A classic exhibition by Charles and Ray Eames: October 6, 2001 - May 5, 2002.


Projective Geometry
Projective Geometry
Powers of Ten
Powers of Ten


Charles and Ray Eames's goal in creating Mathematica was one shared by many others before and since: making math fun. Bryan Connell, the Exploratorium's manager of public programs, thinks the Eames's rare success at this goal derives from their love of the quirky, magical qualities of math. "They understood that the façade of rational order and dry abstraction conceals an exotic, freewheeling, imaginative dynamic . . . I think that's why [the exhibition] has stood the test of time." Created in an era before the invention of the personal computer and the widespread use of digital design tools, Mathematica anticipated the increasing activity and visual density of information age design.

Mathematica, the Eames's first museum exhibition, signaled a shift in emphasis that characterized the last two decades of their careers: a movement away from material architecture and furniture design to information architecture and the design of learning environments. They would go on to create thirteen more exhibitions, the majority of them dealing with science. They also created dozens of films; Powers of Ten, their best-known, will be shown at the Exploratorium's McBean theater November 23-25. Look for more films and lectures focusing on design and the Eames's work in the spring of 2002.

Oakland artist Bruce Cannon will be one of several artists contributing works that expand on the themes of Mathematica. In his sculpture, Ten Things I Can Count On, Cannon employs computerized counters to mark the passage of time relative to significant events. One counter tallies the number of breaths the artist has taken, while another estimates the breaths he has left. Yet another calculates the average time viewers spend considering the piece. With this work, Cannon's self-described goal is "to model the self-destructive futility of our compulsion to quantify."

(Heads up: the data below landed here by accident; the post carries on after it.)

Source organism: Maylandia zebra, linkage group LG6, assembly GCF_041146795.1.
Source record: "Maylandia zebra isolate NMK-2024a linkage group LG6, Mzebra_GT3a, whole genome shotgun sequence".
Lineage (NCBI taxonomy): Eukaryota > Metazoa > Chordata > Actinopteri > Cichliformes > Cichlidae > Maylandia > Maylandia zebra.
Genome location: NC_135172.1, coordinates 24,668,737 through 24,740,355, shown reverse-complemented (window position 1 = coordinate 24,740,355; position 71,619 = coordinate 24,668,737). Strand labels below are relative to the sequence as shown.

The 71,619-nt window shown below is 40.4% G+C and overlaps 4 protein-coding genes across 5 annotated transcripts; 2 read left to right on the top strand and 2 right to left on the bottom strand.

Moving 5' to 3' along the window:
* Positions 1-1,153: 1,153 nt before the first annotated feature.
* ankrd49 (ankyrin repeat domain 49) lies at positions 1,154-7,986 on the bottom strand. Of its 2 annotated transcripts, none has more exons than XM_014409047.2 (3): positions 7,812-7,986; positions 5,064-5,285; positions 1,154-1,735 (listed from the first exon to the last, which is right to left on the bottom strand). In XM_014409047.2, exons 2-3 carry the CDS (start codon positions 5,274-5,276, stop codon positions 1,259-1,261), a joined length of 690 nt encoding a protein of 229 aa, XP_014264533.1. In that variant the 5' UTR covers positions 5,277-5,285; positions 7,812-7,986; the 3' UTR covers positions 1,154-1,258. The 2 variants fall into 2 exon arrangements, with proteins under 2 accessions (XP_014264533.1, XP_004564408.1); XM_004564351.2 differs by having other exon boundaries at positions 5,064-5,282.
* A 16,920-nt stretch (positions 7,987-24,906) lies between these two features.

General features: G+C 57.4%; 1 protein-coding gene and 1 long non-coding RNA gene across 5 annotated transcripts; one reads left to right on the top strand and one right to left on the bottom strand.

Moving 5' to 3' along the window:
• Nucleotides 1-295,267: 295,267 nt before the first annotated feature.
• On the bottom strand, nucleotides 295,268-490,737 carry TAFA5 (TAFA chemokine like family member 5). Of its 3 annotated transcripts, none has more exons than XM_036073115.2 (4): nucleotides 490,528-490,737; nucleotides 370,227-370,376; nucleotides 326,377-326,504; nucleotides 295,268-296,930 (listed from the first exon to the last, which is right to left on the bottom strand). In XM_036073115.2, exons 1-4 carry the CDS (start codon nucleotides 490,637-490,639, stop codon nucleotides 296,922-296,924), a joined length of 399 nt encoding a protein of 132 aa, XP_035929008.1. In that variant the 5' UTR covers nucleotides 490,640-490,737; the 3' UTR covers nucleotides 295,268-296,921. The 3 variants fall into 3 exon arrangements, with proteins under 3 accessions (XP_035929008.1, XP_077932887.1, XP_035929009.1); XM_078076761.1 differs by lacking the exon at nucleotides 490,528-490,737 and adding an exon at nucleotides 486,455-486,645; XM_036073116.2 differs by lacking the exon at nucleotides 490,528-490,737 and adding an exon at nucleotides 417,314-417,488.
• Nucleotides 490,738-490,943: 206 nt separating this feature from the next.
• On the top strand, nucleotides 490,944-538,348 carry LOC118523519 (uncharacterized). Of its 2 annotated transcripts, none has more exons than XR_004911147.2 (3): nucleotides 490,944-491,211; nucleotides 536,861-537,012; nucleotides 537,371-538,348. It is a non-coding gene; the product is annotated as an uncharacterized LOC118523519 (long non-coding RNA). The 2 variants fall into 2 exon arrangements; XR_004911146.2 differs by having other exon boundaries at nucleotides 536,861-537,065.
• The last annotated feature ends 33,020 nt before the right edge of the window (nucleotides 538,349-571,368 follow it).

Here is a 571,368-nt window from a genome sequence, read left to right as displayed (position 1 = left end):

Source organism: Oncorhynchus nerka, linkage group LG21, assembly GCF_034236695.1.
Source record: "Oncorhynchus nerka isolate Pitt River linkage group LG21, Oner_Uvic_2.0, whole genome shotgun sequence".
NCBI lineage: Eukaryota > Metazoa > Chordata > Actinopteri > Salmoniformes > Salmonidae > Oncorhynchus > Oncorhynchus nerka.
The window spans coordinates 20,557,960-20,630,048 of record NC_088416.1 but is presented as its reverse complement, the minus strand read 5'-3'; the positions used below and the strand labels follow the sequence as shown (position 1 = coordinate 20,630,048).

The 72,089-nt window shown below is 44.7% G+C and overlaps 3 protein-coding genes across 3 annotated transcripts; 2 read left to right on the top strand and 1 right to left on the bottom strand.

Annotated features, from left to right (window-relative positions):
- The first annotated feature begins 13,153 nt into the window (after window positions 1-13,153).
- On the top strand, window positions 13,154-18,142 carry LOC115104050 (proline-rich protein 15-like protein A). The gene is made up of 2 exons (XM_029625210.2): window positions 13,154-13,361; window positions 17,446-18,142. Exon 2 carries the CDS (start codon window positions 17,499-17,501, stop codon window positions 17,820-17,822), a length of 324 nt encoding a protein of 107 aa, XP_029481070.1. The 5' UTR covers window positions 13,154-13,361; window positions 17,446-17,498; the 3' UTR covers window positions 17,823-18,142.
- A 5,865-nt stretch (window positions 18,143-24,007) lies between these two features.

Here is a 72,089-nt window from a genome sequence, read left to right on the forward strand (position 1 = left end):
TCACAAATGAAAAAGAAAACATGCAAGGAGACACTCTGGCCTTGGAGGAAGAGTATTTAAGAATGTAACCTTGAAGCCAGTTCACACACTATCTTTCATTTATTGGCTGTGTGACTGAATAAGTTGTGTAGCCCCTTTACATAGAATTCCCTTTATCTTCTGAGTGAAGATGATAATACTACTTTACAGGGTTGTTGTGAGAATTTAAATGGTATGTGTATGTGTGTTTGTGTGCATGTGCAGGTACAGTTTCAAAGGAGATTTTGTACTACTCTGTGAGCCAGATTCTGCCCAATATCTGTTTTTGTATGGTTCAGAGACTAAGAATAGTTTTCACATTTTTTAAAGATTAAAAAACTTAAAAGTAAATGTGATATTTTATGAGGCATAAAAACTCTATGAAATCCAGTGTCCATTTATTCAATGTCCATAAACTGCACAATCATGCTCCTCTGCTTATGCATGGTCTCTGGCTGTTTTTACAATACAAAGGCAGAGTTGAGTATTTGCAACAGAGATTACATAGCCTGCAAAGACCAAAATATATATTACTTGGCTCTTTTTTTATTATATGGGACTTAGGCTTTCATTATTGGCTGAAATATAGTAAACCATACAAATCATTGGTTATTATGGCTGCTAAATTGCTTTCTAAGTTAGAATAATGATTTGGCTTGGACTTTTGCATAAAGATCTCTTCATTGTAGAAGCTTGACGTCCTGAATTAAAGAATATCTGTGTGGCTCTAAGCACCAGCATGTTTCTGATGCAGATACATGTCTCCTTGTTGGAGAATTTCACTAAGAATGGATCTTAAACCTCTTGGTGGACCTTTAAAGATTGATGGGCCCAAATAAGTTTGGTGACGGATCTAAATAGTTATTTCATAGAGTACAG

Legendary card stacker Bryan Berg will pay homage to the Eames's modular architectural tradition by building what promises to be a mighty house of cards inside the Exploratorium. Berg holds the Guinness World Record for crafting the tallest house of cards, a towering 24-foot structure built, like all of his constructions, without tape, glue, bending, or folding. At the Exploratorium, Berg will construct a weight-bearing house of cards, squat in stature but designed to support roughly four tons. For sheer goofiness, it's a stunt the Eames's would surely have enjoyed.

To quote Charles Eames, "One of the best-kept secrets in science is how unpompous scientists are at their science, and the amount of honest fun that for them is part of it. In doing an exhibition, as in Mathematica, one deliberately tries to let the fun out of the bag."

Mathematica: A World of Numbers and Beyond opens October 6. The exhibition is free with museum admission. (previous page)


Mathematica...A World of Numbers and Beyond provided by the California Science Center.

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